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Friday, August 30, 2013

No Progress on the Tomato Bed

Just never got back to the Tomato Bed. The mulch hay is all stacked by the bed ready to lay out but it didn't happen.

First job of the day was to go to Woodville and pick up two large square bales of Ryegrass silage for the cows and calves across the river who have finished all the good green feed. Wanted to make sure they got the very best quality feed until the irrigated paddocks are ready to be fed off. The boss was happy to fork out the $66/bale to tide them over. The most advanced paddocks will be ready in a week or two. Arrangements have been made to collect more high quality silage from an ex dairy farmer at Alison.

We also contacted a Singleton farmer who has some small Lucerne bales which we will pick up next week for our own three cattle. There is a suspicion that this Spring and Summer will be a bit lean and a small stockpile of emergency feed won't hurt. Although our three are only there for grass control we have an obligation to maintain their healthy condition and happiness. Locally hay is $15+ per bale while at Singleton it is $11.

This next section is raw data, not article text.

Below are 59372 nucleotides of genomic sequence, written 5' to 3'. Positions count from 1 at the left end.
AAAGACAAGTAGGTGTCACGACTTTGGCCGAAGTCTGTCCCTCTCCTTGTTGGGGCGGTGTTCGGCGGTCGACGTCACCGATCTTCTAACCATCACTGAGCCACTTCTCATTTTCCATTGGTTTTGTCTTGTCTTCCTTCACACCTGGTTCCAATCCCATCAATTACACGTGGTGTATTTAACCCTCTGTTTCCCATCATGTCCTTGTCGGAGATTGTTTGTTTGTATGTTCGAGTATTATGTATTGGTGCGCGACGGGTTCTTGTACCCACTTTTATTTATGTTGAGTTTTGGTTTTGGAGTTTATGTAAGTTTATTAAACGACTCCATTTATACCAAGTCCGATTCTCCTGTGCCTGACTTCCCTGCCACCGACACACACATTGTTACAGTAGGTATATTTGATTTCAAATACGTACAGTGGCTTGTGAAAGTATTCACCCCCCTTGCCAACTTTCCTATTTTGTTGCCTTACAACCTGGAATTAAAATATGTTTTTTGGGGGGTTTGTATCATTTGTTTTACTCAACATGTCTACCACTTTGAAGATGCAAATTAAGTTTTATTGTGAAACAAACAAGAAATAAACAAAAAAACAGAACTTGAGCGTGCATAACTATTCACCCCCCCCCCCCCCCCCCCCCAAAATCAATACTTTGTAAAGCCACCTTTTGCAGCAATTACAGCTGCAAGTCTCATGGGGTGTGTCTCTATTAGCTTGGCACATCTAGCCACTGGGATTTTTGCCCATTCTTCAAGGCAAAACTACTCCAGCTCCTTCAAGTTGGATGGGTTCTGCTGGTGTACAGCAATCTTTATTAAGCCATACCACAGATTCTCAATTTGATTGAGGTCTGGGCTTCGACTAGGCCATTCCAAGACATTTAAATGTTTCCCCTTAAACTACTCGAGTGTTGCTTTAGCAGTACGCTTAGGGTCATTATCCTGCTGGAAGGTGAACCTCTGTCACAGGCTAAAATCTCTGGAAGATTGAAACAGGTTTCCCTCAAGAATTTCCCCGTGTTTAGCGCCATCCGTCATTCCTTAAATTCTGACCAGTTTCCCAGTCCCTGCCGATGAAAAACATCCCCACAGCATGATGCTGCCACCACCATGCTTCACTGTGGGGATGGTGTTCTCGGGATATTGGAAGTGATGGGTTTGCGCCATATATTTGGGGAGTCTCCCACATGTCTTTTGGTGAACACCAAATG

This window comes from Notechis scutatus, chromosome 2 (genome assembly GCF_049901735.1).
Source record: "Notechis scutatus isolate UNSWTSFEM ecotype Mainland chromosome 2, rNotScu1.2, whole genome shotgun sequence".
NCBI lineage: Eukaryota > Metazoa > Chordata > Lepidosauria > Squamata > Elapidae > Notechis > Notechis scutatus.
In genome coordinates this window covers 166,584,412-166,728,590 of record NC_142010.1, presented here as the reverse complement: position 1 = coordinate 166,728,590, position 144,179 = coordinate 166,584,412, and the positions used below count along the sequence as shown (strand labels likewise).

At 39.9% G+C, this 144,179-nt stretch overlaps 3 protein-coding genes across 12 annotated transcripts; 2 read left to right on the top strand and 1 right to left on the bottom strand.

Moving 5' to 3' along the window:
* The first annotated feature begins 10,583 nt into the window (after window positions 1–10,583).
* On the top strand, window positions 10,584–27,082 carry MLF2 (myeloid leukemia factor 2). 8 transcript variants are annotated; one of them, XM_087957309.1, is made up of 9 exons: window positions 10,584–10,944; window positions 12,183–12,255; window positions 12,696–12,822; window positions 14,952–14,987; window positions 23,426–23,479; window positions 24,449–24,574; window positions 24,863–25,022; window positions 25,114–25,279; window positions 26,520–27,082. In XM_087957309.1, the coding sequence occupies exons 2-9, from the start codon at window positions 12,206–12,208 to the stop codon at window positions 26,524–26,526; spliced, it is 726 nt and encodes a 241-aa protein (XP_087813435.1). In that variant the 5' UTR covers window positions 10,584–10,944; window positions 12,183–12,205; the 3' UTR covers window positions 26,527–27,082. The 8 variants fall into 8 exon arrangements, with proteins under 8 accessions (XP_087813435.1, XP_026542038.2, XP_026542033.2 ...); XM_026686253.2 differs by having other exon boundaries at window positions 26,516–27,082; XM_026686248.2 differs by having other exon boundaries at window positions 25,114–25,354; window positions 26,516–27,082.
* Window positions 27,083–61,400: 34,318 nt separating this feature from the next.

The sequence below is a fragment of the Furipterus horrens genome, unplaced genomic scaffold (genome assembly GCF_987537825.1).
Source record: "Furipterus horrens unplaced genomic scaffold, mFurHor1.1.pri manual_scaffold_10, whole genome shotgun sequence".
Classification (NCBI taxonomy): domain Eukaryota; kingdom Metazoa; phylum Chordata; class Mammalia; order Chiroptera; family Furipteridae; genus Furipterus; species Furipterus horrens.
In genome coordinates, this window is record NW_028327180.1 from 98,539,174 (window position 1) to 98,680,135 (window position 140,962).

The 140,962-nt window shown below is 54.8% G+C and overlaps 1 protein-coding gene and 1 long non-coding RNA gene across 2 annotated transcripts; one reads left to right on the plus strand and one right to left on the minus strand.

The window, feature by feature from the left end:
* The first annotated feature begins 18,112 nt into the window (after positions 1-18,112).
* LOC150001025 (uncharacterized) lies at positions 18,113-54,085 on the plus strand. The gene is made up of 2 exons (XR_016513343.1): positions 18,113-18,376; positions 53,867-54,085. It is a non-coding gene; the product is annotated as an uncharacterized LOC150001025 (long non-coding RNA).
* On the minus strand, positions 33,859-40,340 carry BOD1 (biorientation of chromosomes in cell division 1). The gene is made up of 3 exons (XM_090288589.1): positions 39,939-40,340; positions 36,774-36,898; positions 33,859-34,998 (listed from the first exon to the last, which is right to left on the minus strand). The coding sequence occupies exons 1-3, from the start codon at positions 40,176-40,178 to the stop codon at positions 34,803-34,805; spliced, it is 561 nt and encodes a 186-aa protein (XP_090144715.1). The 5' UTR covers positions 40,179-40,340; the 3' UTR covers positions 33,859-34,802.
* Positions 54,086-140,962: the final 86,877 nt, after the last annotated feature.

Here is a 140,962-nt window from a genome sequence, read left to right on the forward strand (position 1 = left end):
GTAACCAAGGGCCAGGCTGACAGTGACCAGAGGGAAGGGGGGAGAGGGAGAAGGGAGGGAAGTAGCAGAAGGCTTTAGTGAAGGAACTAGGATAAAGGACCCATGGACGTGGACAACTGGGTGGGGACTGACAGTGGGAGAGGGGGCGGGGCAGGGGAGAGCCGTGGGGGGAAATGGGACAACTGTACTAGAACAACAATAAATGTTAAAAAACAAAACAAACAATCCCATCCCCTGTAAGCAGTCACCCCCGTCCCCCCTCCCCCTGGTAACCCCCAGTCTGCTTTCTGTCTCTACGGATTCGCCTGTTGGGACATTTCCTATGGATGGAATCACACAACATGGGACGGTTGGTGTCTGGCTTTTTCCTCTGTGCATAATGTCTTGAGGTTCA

While we were both there we finished off a few jobs like harrowing the weaner paddock which had been sown to oats and setting up the irrigator. There is hope that it will come back again and provide either another feed or be slashed and disc harrowed into the soil. The weaners will have to be content with silage and a little less lush green feed. There was a bit more fireweed to clean up and silage feeders to move around. The ryegrass silage is really soft and lush and the cows are enjoying it much more than the Kikuyu silage.

The repaired whipper snipper performed well. A little vibration from the straightened shaft but otherwise all OK. That's $200-$300 back in the bank account.

Eight girls have still not calved and at least one of those doesn't look in calf. Just so it looked like we were making forward progress and not just marking time we finished dismantling a long run of fencing that is being replaced. Only the ends of this run will have a permanent fence. The central 150 metres will be plastic pigtails and polywire which can be rolled up to enable a different configuration when feeding off and when used to grow silage it can be taken out of the way of the machinery.

Didn't get home until after 3pm and needed to go to Dungog to fuel up the work vehicle and drop off some due library books. One last swing past the farm to check on the irrigator and it was 5 pm and time to complete the evening chores. Two things that fell by the wayside were the morning coffee and lunch. Some days are like that.

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